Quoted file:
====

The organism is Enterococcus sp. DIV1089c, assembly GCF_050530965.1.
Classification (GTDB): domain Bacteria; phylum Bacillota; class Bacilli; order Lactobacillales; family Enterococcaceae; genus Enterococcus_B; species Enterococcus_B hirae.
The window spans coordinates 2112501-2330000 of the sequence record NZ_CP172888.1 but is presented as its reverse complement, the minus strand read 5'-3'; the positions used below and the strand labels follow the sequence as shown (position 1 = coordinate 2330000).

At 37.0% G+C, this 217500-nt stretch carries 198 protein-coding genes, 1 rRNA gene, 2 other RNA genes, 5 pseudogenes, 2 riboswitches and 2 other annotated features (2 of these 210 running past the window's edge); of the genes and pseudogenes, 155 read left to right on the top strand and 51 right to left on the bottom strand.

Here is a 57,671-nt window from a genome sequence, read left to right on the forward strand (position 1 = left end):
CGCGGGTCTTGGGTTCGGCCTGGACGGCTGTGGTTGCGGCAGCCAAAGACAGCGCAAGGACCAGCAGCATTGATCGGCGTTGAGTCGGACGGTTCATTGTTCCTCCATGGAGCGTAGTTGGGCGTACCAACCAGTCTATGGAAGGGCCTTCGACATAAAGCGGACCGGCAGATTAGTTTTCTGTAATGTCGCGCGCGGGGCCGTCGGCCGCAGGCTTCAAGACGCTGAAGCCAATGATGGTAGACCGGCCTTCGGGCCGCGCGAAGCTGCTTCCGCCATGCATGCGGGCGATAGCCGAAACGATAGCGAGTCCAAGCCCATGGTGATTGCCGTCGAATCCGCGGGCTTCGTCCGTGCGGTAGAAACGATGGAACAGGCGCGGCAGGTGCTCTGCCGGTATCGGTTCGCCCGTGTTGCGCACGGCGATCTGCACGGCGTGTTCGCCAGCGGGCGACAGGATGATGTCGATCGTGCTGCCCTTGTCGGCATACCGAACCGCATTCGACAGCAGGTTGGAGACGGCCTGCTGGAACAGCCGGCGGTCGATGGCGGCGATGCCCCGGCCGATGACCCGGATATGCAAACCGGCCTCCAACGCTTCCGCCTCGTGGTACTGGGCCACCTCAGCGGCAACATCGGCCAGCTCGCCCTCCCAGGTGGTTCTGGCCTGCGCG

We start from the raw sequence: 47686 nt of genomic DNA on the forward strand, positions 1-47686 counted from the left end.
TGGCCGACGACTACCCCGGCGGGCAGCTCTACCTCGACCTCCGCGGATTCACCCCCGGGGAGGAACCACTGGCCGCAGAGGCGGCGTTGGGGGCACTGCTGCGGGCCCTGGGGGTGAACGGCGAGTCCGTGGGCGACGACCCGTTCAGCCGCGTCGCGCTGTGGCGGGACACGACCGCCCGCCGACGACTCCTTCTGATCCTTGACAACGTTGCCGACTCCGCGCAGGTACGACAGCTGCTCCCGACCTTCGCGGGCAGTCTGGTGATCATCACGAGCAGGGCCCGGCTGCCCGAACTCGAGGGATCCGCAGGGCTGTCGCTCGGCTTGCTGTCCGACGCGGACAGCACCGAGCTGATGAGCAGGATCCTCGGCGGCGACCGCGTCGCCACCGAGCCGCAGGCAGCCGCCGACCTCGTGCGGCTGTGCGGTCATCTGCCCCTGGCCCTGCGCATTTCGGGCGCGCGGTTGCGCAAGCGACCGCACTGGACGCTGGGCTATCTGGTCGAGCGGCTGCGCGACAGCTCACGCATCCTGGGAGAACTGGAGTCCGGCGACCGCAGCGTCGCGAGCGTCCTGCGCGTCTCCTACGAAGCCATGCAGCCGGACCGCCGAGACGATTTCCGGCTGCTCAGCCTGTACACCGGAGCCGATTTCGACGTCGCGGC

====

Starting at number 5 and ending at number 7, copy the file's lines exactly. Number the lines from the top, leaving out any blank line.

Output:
Here is a 57,671-nt window from a genome sequence, read left to right on the forward strand (position 1 = left end):
CGCGGGTCTTGGGTTCGGCCTGGACGGCTGTGGTTGCGGCAGCCAAAGACAGCGCAAGGACCAGCAGCATTGATCGGCGTTGAGTCGGACGGTTCATTGTTCCTCCATGGAGCGTAGTTGGGCGTACCAACCAGTCTATGGAAGGGCCTTCGACATAAAGCGGACCGGCAGATTAGTTTTCTGTAATGTCGCGCGCGGGGCCGTCGGCCGCAGGCTTCAAGACGCTGAAGCCAATGATGGTAGACCGGCCTTCGGGCCGCGCGAAGCTGCTTCCGCCATGCATGCGGGCGATAGCCGAAACGATAGCGAGTCCAAGCCCATGGTGATTGCCGTCGAATCCGCGGGCTTCGTCCGTGCGGTAGAAACGATGGAACAGGCGCGGCAGGTGCTCTGCCGGTATCGGTTCGCCCGTGTTGCGCACGGCGATCTGCACGGCGTGTTCGCCAGCGGGCGACAGGATGATGTCGATCGTGCTGCCCTTGTCGGCATACCGAACCGCATTCGACAGCAGGTTGGAGACGGCCTGCTGGAACAGCCGGCGGTCGATGGCGGCGATGCCCCGGCCGATGACCCGGATATGCAAACCGGCCTCCAACGCTTCCGCCTCGTGGTACTGGGCCACCTCAGCGGCAACATCGGCCAGCTCGCCCTCCCAGGTGGTTCTGGCCTGCGCG

We start from the raw sequence: 47686 nt of genomic DNA on the forward strand, positions 1-47686 counted from the left end.